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American Resources Policy Network
Promoting the development of American mineral resources.
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  • Department of Energy to Step Up Critical Minerals Research

    The U.S. Department of Energy has announced stepped-up research efforts into critical metals and minerals. Planning to spend up to $120 million, the department aims to create an “Energy Innovation Hub” with the goal to advance green energy technologies relying on critical mineral resources including (but not limited to) rare earths. Says Secretary of Energy Steven Chu:

    “We must ensure America’s entrepreneurs and manufacturers continue to have access to these critical materials so we can compete in the global energy economy.”

    The announcement is not only timely in light of the upcoming release of an American Resources study surveying the U.S. federal government’s approach to critical metals and minerals; it is a welcome development as our (unnecessary) over-reliance on foreign mineral resources is fraught with many challenges. However, in order to achieve the goals spelled out by Secretary Chu it is crucial that U.S. policy makers acknowledge the importance of moving from research to action.

    While the rest of the world is off to the races when it comes to overhauling their mineral strategies to meet their resource needs against geological as well as geopolitical realities, the U.S. has begun to pay attention to the issue, but has yet to take active steps to address the many challenges associated with it. As Jack Lifton, Director of Technology Metals Reasearch, has aptly put it:

    “I’m seeing a great deal of smoke and no fire. I am seeing a lot of talk, Congressional hearings, bills drafted – but I am seeing no shovel.”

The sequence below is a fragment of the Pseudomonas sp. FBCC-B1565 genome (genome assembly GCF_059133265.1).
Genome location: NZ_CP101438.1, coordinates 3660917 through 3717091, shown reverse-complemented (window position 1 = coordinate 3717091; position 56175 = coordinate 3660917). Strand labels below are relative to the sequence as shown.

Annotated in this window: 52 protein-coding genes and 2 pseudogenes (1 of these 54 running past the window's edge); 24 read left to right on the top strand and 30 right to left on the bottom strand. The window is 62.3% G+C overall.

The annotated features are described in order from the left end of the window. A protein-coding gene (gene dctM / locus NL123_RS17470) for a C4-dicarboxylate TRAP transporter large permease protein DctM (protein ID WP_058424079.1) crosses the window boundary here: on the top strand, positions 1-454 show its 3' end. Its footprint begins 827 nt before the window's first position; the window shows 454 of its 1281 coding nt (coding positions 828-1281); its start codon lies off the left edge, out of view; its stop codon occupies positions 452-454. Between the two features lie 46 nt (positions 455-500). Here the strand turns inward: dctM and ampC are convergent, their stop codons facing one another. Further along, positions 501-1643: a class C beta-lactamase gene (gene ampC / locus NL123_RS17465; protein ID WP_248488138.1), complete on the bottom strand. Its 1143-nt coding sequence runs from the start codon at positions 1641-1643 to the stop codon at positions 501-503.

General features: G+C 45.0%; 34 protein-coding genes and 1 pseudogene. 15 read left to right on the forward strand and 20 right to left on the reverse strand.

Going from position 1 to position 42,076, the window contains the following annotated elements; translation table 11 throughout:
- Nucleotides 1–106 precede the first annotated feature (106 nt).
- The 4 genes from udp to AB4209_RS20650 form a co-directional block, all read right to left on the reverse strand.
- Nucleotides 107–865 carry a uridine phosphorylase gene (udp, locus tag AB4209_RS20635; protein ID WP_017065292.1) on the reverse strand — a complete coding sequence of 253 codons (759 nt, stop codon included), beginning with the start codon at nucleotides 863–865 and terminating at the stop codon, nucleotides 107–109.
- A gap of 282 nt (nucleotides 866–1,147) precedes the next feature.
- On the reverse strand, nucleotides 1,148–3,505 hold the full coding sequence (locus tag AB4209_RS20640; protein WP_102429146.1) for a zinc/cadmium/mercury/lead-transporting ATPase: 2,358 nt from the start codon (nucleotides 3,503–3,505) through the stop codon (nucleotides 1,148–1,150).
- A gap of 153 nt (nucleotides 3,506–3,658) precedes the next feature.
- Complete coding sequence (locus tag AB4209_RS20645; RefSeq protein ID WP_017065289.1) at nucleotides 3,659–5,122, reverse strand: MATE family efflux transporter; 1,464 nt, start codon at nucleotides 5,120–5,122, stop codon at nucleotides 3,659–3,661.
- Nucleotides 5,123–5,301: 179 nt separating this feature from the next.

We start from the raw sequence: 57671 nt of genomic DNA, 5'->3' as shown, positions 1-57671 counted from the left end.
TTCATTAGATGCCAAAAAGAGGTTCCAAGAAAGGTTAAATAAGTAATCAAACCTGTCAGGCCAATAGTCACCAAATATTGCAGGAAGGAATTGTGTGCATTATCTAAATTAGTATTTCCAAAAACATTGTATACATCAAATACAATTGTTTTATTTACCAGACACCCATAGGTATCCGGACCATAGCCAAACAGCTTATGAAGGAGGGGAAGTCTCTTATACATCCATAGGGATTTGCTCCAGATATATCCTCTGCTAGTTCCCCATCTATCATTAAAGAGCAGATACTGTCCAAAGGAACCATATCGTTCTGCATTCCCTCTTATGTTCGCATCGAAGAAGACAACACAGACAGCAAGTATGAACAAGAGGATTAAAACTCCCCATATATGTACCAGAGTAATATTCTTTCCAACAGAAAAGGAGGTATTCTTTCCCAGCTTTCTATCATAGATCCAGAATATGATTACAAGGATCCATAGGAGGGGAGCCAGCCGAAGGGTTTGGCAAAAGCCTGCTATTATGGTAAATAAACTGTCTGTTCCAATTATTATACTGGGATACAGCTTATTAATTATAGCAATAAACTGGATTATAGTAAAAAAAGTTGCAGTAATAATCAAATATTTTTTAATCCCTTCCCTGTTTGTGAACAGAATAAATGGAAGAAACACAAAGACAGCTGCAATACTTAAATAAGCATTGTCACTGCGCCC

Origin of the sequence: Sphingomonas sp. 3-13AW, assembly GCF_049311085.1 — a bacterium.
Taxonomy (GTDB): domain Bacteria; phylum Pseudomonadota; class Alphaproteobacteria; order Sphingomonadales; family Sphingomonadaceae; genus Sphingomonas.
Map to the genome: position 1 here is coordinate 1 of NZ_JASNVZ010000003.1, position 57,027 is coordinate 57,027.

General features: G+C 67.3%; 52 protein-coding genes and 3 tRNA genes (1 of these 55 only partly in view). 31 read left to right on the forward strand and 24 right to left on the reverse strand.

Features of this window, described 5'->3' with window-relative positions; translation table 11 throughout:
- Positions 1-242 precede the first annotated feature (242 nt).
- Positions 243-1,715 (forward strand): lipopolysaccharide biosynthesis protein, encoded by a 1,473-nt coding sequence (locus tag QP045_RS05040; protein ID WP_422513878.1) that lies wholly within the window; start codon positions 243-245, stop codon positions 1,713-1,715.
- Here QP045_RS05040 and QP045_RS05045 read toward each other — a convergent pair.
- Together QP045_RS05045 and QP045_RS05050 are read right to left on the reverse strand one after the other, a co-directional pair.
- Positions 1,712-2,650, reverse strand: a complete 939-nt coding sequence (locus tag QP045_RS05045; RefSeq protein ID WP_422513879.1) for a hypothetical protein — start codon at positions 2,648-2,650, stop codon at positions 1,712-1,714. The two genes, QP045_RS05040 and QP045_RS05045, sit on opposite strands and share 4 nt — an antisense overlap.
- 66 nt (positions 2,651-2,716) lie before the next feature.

This week’s Strategic Minerals Conference 2012, taking place on June 6, 2012 at the Hyatt Regency Washington on Capitol Hill in Washington, DC will look at what roles the public and private sectors can and must play in the maximization of our domestic mineral resource potential.

    For more information including related video from some of the conference participants
    and an updated agenda visit www.strategicmineralsconference.com.

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  • Our dangerous metals deficiency: DOE releases its new critical minerals strategy

    The Department of Energy officially released its 2011 Critical Materials Strategy, an update of last December’s inaugural report on metals essential to green-tech applications ranging from wind and solar power to EV batteries and CFL lighting.  Five metals made the critical risk quadrant for both the short-term (today to 2015) and medium-term (2015 to 2025); all five are Rare Earths (dysprosium, terbium, yttrium, europium and neodymium).  Tellurium — a derivative of Copper, American Resources first Metal of the Month — and Indium — a derivative of this Month’s Metal of the Month, Zinc — are rated “near-critical” by the DOE.   For anyone who advocates a green manufacturing base in the U.S., DOE’s assessment is cause for concern:  “Supply challenges… may affect clean energy technology deployment in the years ahead.”

    For followers of American Resources, it’s worth noting Pillar 1 of DOE’s strategy:

    “…Diversified global supply chains are essential.  To manage supply risk, multiple sources of materials are required.  This means taking steps to facilitate extraction, processing and manufacturing here in the United States, as well as encouraging other nations to expedite alternative supplies.  In all cases, extraction, separation and processing should be done in an environmentally sound manner.”

    In terms of diagnosis, no other U.S. Government agency can match DOE’s efforts to understand our critical metals dependency.  As for a cure to our “metals deficiency,” it remains for Congress and the White House to make domestic resource development a policy priority.

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  • U.S. DoE’s Sandalow links technology, green energy to resource development

    A high-ranking U.S. Department of Energy official is making the link between American technological progress and green energy to resource development. Assistant Secretary of Energy for Policy and International Affairs David Sandalow told a U.S. Senate subcommittee last week that the U.S. must find ways to mitigate supply risk associated foreign dependence on rare earths [...]
  • Day 1: Metals for Energy & Environment Conference

    Our expert, Dan McGroarty is on-hand at the Metals for Energy and Environment conference in Las Vegas. While there, he’s been live-tweeting some of the action. Check out those updates here. And below, he provides a thorough re-cap of “Day 1″ on the front lines: Day one included a full slate of informative presentations, but [...]

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